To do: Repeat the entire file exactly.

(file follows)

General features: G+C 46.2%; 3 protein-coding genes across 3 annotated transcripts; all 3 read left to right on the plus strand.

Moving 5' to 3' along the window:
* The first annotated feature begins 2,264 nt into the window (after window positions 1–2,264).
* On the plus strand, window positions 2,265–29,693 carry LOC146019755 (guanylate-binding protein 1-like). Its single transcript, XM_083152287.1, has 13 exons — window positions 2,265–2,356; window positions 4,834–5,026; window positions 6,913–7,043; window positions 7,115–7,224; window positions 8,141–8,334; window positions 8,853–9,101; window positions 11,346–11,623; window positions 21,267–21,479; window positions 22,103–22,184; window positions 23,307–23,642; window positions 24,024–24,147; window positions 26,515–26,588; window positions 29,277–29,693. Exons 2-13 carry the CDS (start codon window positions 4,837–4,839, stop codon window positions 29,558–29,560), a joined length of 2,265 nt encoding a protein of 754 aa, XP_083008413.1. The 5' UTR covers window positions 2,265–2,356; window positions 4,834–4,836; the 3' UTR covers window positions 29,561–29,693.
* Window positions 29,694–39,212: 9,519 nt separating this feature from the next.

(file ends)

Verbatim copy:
General features: G+C 46.2%; 3 protein-coding genes across 3 annotated transcripts; all 3 read left to right on the plus strand.

Moving 5' to 3' along the window:
* The first annotated feature begins 2,264 nt into the window (after window positions 1–2,264).
* On the plus strand, window positions 2,265–29,693 carry LOC146019755 (guanylate-binding protein 1-like). Its single transcript, XM_083152287.1, has 13 exons — window positions 2,265–2,356; window positions 4,834–5,026; window positions 6,913–7,043; window positions 7,115–7,224; window positions 8,141–8,334; window positions 8,853–9,101; window positions 11,346–11,623; window positions 21,267–21,479; window positions 22,103–22,184; window positions 23,307–23,642; window positions 24,024–24,147; window positions 26,515–26,588; window positions 29,277–29,693. Exons 2-13 carry the CDS (start codon window positions 4,837–4,839, stop codon window positions 29,558–29,560), a joined length of 2,265 nt encoding a protein of 754 aa, XP_083008413.1. The 5' UTR covers window positions 2,265–2,356; window positions 4,834–4,836; the 3' UTR covers window positions 29,561–29,693.
* Window positions 29,694–39,212: 9,519 nt separating this feature from the next.